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Earth Hour: Millions switch off lights around the globe to raise funds for green projects

Published time: March 29, 2014 17:10
Edited time: March 29, 2014 21:08
A combination picture shows St. Basil's Cathedral before (R) and during Earth Hour in Moscow March 29, 2014. (Reuters / Sergei Karpukhin)

A combination picture shows St. Basil's Cathedral before (R) and during Earth Hour in Moscow March 29, 2014. (Reuters / Sergei Karpukhin)

Millions of people from at least 150 countries all over the world are switching off their lights to celebrate a symbolic holiday, known as Earth Hour, which this year aims to raise hundreds of thousands of dollars for environmental projects.

The lights dim on Saturday between 1630 GMT and 1730 GMT under the slogan “Use your Power” in some 7,000 cities all over the world.

“It’s a brilliant reminder that together we can make change happen. …It’s a moment to say you’ll do your bit to protect our planet – not just for one hour, but every day,” said a statement on the official website of the Earth Hour that leads countdown.

This combo of pictures shows the Bulgarian National Theatre with the lights on (L) and with the lights off (R), as part of the Earth Hour in Sofia on March 23, 2013. (AFP Photo / Nikolay Doychinov)

Among the world's famous sites that will dim their lights are the Kremlin and Red Square in Moscow, the Brandenburg Gate in Berlin, the Eiffel Tower in Paris and the Burj Khalifa in Dubai.

The London Eye, Houses of Parliament, Buckingham Palace and Tower Bridge will all plunge into darkness in the UK, while Gwanghwamun Square, in the South Korean capital of Seoul, will switch its lights, too.

People attend a candle light vigil at Vilnius Cathedral as it stands unlit during Earth Hour in Vilnius on March 29, 2014.(AFP Photo / Petras Malukas)

The United States will see the Golden Gate Bridge in San Francisco, Times Square and the Empire State building in New York switching off their lights to commemorate a symbolic holiday. Even some of the hotels and casinos in Las Vegas will be turning off their displays.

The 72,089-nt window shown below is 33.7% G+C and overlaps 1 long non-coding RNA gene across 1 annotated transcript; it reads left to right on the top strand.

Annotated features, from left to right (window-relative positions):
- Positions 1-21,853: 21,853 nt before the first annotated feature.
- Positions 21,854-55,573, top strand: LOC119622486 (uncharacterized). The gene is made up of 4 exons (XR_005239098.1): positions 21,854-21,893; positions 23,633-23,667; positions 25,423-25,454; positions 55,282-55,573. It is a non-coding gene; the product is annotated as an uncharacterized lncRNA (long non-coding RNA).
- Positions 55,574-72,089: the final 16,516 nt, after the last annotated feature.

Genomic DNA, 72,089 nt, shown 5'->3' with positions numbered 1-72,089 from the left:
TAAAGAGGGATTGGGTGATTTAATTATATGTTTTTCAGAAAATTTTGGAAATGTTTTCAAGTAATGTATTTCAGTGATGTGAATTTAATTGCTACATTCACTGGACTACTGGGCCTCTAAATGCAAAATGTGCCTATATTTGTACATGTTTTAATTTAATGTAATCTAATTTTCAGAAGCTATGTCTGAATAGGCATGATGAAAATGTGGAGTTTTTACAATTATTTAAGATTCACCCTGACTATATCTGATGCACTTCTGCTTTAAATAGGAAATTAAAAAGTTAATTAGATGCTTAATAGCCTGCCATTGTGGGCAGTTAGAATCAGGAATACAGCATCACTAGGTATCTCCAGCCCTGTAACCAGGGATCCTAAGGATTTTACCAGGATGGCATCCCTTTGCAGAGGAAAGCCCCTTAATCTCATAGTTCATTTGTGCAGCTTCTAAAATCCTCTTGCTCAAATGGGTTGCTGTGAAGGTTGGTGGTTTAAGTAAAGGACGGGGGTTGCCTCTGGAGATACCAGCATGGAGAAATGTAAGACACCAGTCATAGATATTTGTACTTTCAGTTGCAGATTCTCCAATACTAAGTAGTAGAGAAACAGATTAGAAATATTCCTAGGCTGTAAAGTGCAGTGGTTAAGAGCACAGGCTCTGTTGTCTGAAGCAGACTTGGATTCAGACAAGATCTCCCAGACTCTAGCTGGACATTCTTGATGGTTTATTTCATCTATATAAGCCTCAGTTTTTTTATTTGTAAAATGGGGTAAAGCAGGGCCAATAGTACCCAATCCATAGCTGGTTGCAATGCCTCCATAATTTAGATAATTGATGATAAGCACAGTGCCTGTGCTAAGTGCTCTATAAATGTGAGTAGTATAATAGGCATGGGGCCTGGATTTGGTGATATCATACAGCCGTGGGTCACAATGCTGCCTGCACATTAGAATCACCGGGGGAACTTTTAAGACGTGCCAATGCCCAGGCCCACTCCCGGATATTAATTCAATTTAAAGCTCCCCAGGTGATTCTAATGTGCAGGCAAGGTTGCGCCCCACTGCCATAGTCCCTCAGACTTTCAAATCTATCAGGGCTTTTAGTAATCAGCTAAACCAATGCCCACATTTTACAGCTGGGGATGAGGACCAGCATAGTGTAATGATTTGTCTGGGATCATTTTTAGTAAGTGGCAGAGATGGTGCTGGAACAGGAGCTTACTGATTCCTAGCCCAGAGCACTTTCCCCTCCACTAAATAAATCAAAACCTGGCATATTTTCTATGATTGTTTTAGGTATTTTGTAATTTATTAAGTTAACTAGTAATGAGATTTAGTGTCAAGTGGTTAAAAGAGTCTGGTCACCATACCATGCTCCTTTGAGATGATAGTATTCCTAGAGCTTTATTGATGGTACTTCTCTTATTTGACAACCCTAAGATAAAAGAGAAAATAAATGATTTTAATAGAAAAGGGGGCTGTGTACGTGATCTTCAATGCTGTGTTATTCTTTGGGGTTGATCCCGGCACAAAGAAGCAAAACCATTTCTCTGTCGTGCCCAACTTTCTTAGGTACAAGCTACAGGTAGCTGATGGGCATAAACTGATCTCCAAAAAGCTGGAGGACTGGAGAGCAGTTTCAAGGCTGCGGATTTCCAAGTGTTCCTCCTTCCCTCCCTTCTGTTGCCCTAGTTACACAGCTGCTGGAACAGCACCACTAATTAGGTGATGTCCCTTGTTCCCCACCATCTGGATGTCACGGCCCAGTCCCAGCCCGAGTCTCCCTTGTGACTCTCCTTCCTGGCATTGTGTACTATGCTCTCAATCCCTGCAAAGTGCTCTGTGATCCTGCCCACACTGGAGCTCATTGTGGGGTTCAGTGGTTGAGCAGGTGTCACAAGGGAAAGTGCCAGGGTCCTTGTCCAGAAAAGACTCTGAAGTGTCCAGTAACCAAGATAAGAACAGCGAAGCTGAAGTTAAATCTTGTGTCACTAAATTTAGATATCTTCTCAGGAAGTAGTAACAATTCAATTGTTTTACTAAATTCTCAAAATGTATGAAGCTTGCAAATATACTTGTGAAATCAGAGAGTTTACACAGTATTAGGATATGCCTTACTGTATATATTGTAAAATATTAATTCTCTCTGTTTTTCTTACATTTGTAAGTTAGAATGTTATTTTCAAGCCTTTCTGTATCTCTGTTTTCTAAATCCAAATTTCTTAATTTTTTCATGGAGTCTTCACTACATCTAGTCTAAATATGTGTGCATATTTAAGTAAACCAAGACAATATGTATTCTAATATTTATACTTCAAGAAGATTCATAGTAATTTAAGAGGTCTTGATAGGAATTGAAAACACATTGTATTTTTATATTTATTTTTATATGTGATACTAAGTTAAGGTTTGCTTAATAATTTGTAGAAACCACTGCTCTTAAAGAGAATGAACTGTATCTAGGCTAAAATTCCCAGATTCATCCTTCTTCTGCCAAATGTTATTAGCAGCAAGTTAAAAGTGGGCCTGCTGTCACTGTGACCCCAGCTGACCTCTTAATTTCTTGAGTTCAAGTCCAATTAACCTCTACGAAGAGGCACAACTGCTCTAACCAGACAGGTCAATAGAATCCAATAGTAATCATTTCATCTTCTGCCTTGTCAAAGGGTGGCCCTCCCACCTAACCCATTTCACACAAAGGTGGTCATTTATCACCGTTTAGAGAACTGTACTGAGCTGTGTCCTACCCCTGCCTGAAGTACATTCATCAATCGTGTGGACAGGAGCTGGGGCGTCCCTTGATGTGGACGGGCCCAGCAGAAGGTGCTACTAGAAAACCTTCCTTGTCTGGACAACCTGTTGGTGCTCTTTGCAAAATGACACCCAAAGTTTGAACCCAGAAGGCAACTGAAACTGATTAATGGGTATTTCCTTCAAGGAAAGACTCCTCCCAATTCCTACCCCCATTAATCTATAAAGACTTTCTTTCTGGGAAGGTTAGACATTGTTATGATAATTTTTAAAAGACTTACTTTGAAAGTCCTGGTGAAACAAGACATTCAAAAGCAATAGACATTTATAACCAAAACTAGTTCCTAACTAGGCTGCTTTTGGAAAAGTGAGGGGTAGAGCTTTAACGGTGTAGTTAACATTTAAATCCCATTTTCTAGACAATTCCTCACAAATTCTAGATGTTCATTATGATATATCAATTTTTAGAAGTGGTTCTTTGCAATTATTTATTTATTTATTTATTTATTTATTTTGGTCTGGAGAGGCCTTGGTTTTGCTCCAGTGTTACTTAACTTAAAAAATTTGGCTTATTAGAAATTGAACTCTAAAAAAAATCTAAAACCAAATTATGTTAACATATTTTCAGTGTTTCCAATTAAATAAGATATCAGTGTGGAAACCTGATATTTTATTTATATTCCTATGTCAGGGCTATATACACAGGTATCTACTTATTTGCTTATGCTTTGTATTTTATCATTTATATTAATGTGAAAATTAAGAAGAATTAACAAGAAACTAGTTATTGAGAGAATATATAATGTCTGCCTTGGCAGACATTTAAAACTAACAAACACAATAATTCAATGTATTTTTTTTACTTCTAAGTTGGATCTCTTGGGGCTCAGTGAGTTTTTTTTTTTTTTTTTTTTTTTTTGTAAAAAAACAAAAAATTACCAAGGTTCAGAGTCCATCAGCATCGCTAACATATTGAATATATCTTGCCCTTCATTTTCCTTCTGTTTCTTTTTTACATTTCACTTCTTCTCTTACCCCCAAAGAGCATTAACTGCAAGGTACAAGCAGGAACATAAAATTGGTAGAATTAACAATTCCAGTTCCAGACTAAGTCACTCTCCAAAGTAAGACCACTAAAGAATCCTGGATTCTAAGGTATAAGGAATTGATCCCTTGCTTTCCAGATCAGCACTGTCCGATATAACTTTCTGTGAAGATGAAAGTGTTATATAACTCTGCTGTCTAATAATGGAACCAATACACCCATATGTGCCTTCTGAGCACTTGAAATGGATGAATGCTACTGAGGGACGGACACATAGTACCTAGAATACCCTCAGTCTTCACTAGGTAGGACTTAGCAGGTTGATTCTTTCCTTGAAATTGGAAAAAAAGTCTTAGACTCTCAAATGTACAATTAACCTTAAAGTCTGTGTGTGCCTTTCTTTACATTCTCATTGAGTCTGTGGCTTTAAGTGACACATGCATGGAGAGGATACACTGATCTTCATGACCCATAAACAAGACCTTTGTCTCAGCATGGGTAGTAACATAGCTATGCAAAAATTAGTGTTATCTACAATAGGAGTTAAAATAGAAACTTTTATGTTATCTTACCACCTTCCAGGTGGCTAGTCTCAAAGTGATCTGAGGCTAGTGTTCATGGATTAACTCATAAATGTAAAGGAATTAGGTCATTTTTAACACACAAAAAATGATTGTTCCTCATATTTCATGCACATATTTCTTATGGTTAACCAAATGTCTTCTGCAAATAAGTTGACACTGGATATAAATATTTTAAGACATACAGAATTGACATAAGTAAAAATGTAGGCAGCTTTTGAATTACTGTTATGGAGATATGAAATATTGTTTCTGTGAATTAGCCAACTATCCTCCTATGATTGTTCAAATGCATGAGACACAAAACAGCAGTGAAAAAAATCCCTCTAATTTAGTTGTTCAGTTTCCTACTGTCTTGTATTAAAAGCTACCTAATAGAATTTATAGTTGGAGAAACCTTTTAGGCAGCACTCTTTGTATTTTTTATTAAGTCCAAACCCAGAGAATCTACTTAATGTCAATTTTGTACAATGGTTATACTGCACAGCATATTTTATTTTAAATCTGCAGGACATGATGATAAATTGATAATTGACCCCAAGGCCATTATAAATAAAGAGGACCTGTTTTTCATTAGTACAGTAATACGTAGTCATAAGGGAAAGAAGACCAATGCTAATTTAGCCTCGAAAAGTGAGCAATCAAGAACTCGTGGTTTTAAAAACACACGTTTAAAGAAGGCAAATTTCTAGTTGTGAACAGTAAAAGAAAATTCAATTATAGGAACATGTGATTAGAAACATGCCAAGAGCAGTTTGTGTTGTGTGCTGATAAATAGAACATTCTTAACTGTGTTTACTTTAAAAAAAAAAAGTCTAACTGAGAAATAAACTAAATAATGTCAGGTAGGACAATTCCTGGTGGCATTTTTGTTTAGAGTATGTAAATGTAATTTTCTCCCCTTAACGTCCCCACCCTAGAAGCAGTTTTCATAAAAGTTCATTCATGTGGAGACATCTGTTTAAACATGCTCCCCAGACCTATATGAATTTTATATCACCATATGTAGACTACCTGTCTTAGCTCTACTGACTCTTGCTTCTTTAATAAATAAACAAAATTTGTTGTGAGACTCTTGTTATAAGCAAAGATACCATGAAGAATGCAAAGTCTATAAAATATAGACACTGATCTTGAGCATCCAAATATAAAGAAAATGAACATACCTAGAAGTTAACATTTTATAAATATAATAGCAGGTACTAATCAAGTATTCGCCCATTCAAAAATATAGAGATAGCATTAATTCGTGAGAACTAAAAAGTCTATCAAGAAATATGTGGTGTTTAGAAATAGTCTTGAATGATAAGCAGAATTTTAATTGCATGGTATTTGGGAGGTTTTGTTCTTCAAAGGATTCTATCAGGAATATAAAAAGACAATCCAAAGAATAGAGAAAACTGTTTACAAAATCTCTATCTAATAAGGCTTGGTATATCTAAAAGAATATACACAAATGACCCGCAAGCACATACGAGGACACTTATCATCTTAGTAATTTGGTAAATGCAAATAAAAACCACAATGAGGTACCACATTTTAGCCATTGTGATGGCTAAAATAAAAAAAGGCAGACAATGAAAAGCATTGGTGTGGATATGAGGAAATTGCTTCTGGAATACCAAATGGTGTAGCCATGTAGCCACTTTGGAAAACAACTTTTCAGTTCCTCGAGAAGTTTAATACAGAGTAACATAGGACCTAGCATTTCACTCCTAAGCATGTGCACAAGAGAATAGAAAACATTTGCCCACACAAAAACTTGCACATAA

Almost 4,000 candles will spell "Lights out for the Reef" at Parliament House in Canberra, Australia as the activists are trying to attract the world attention to the problem of the Great Barrier Reef, which is highly affected by climate change.

In this combo photo large electronic billboards stand dark (R) on Times Square as their lights were turned off to mark "Earth Hour" in New York, March 23, 2013. (AFP Photo / Emmanuel Dunand)

"For us the symbolism or turning your lights off will always be important,” says Earth Hour's CEO and co-founder, Andy Ridley, “That's the holy grail for us – building a global collective movement, far beyond the event, where the event becomes a kind of inspiration but the movement is really the essence of it."

The United Nations is among the organizations which will participate in the symbolic action according to the UN official website, it “is going the extra mile and turning off all non- essential lights within the UN complex in New York for three hours." The HQs in Geneva, Switzerland and other locations will also become dark.

“I look forward to joining you on March 29 as we switch off our lights for one hour - and switch on to a cleaner, greener future, " UN Secretary-General Ban Ki-moon said on Friday in a video message for the opening of the WWF office in Seoul, South Korea.

A combo picture shows the dome in Cologne during the the Earth Hour environmental campaign on March 29, 2014 in Cologne, western Germany. (AFP Photo / Henning Kaiser)

Meanwhile, Ridley says that the Earth Hour is not about going back to the dark ages. The whole event shows “an idea that you as an individual can do something.”

“It is an excuse to lean over the garden fence and talk to your neighbor or a reason for people to talk to each other at a restaurant, so I never underestimate the power of that symbolism," he said.

Earth Hour was first launched in Australia in 2007 and since then has grown to become the world's biggest environmental event encouraging people to rethink the issues from deforestation to energy efficiency.

According to WWF, which supports the campaign, Earth Hour helped several countries to introduce new legislations. Thanks to Earth Hour campaign Argentina passed a senate bill to create a new 3.4 million-hectare marine reserve in 2013 while Uganda planted half a million trees in an "Earth Hour forest" to stop deforestation.

The combo picture shows activists of World Wide Fund (WWF) posing in front of the Brandenburg Gate during the Earth Hour environmental campaign in March 29, 2014 in Berlin. (AFP Photo / Johannes Eisele)

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